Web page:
[00220] In some implementations, some operations described as being performed by the retail fulfillment system 116 and pharmacy fulfillment system 118 (and, in some instances, their respective associates) in methods 600 and 700 may be performed by the fulfillment consolidation system 114. For example, operations 740-743 and/or 760-767 may performed by the fulfillment consolidation system 114 and, in some instances, an associate that has access (e.g., authorization, login credentials, etc.) for the fulfillment consolidation system 114.

[00221] In some implementations, a fulfillment method, as described herein, may include delivery to a curbside for pick up by a user or patient. For instance, a curbside location may include a designated parking space adjacent to the store 112. In some implementations, the fulfillment process for a curbside delivery may include operations of methods 600 or 700. For example, during curbside fulfillment, in the operations, such as those in 745-747 the home delivery system 122 may be replaced (e.g., the operations performed by and using) the client device 108. [00222] For example, in curbside order fulfillment, a client device 108 of a user may transmit a notification to the DOMS 110 or one of the computing devices 114, 116, or 118 of the store 112 indicating, based on the geographical location of the client device 108 that the client device has arrived or is within a defined distance or estimated time of arrival to the store 112/pick up location at 745. For instance, the client device 108 may determine its location using GPS, cell towers, or other geolocation methods and communicate its location with the DOMS 110. The client device 108 may also transmit and receive the

communications at 746 and 747.

[00223] In some implementations, the client device 108 or user/patient may present the tracking token authorizing the user/patient (e.g., rather than the delivery service/driver) to the retail fulfillment system 116 (or fulfillment consolidation system 114 or pharmacy fulfillment system 118, depending on the implementation) at 764-767.

[00224] Figures 8A-8D are flowcharts of an example method 800 for canceling an order. According to some implementations, the example method 800 depicted in Figures 8A- 8D includes coordinating with the components of the system 100 to cancel the order.

[00225] At 801, the user may initiate an order cancelation, for example, from an order history page on a webpage or application associated with the control server 104 and, at 802, the DOMS 110 may receive the order cancellation request and, in some instances, relay the cancelation request to a computing device 114, 116, or 118 of the store 112.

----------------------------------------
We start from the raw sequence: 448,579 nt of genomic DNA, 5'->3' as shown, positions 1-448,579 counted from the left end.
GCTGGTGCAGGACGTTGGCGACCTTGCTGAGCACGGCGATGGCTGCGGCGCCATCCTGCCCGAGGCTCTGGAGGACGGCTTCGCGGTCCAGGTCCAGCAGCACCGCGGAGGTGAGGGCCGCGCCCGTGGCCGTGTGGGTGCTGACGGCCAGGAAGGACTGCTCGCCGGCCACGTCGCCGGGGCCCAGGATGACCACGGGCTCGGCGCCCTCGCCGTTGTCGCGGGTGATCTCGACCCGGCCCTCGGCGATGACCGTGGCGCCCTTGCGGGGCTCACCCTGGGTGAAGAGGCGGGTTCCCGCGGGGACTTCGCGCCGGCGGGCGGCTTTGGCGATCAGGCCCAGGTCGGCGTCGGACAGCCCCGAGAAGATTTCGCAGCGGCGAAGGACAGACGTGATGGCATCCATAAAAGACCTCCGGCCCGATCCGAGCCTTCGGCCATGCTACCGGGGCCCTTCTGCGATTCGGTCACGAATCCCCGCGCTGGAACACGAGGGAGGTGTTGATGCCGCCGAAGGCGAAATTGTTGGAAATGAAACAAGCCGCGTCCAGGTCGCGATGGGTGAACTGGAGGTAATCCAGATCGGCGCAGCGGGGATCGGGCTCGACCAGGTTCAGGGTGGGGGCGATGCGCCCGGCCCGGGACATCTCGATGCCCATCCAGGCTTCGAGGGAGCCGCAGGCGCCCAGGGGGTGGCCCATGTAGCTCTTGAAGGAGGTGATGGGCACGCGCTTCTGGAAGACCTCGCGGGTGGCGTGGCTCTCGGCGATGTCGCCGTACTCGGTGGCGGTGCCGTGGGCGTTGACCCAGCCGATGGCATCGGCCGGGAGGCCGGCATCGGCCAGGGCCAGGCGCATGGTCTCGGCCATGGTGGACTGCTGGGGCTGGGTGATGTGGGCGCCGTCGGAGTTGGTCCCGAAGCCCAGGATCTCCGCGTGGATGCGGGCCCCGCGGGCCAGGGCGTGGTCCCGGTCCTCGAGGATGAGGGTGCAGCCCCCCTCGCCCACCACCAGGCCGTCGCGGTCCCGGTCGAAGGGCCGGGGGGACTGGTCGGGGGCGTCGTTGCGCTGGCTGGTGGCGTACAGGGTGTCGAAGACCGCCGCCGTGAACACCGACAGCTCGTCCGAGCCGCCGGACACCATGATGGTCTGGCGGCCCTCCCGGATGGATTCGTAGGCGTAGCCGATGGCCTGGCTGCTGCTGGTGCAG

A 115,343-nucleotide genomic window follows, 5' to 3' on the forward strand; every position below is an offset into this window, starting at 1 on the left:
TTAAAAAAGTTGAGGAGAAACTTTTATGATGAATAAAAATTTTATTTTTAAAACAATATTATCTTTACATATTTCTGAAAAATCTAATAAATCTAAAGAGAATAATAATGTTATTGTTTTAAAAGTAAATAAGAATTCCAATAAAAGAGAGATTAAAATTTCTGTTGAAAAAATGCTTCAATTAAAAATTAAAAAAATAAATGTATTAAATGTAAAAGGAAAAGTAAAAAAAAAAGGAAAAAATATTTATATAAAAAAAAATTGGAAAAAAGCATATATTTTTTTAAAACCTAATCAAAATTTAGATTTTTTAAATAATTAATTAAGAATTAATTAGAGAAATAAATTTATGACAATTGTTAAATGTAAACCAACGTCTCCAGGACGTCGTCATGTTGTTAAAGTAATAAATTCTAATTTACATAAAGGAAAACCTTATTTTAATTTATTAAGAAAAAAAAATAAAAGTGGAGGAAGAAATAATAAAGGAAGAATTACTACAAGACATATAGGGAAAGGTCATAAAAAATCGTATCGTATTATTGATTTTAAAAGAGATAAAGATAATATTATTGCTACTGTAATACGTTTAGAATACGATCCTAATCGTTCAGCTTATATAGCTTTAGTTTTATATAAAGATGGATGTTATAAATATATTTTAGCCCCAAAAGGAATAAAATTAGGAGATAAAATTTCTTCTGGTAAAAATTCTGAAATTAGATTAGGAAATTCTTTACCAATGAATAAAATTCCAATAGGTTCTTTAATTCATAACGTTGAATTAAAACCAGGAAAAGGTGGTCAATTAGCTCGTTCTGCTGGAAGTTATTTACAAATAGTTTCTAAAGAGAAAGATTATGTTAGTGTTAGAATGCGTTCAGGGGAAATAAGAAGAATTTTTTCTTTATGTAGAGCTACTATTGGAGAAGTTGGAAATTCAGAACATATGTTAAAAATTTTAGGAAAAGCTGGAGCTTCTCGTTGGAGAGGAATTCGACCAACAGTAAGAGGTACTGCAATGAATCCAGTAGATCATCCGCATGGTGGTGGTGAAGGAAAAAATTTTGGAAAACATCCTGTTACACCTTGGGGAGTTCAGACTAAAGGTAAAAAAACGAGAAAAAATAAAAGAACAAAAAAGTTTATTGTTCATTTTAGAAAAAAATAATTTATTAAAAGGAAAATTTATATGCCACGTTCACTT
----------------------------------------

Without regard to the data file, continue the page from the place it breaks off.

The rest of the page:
[00226] Operations 804-811 of the example method 800 may be performed in substantially the same way as operations 608-612 and 614-616, respectively, of example method 600 described above. Operations 812-814 of the example method 800 may be performed in substantially the same way as operations 613, and 617-618, respectively, of example method 600 described above. [00227] At 815, the graphical interface displayed by the pharmacy fulfillment system

118 may allow the pharmacy associate to select and view the details of the order

corresponding to the cancelation request. The pharmacy fulfillment system 118 may display only the pharmacy or prescription items or all items in the order.

[00228] At 816, the pharmacy associate may provide input into the pharmacy fulfillment system 118 initiating the cancelation of packing and fulfillment of the pharmacy items in the order.

[00229] Operations 817-819 of the example method 800 may be performed in substantially the same way as operations 613, and 617-618, respectively, of example method 600 described above.

[00230] At 820, the graphical interface displayed by the retail fulfillment system 116 may allow the retail associate to select and view the details of the order corresponding to the cancelation request. The retail fulfillment system 116 may display the retail items and, in some instances, indicate whether the order also includes pharmacy items.

[00231] At 821, the retail associate may provide input into the retail fulfillment system

116 initiating the cancelation of packing and fulfillment of the retail items in the order.

[00232] At 822, the pharmacy fulfillment system 118 may output a prompt requesting confirmation of cancelation of the order or pharmacy component of the order, and, at 823 may receive an input from the pharmacy associate confirming cancelation and communicate the confirmation to the control server 104 (e.g., the order pre-processing application 106 or DOMS 110.

[00233] In some instances (e.g., if the pharmacy items have already been packaged), at